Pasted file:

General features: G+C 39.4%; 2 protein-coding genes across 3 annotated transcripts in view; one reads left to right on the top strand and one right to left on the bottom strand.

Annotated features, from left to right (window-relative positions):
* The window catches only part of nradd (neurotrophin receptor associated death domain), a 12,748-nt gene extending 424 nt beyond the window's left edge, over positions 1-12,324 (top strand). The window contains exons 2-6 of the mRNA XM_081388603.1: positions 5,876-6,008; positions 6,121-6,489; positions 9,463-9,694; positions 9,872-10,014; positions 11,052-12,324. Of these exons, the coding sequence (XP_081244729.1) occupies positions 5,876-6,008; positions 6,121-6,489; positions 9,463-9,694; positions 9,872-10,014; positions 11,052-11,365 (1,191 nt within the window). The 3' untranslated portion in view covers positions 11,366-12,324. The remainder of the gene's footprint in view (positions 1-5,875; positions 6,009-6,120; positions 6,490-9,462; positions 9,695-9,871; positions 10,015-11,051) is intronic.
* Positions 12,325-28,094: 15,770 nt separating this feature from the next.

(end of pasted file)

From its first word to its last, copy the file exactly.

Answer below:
General features: G+C 39.4%; 2 protein-coding genes across 3 annotated transcripts in view; one reads left to right on the top strand and one right to left on the bottom strand.

Annotated features, from left to right (window-relative positions):
* The window catches only part of nradd (neurotrophin receptor associated death domain), a 12,748-nt gene extending 424 nt beyond the window's left edge, over positions 1-12,324 (top strand). The window contains exons 2-6 of the mRNA XM_081388603.1: positions 5,876-6,008; positions 6,121-6,489; positions 9,463-9,694; positions 9,872-10,014; positions 11,052-12,324. Of these exons, the coding sequence (XP_081244729.1) occupies positions 5,876-6,008; positions 6,121-6,489; positions 9,463-9,694; positions 9,872-10,014; positions 11,052-11,365 (1,191 nt within the window). The 3' untranslated portion in view covers positions 11,366-12,324. The remainder of the gene's footprint in view (positions 1-5,875; positions 6,009-6,120; positions 6,490-9,462; positions 9,695-9,871; positions 10,015-11,051) is intronic.
* Positions 12,325-28,094: 15,770 nt separating this feature from the next.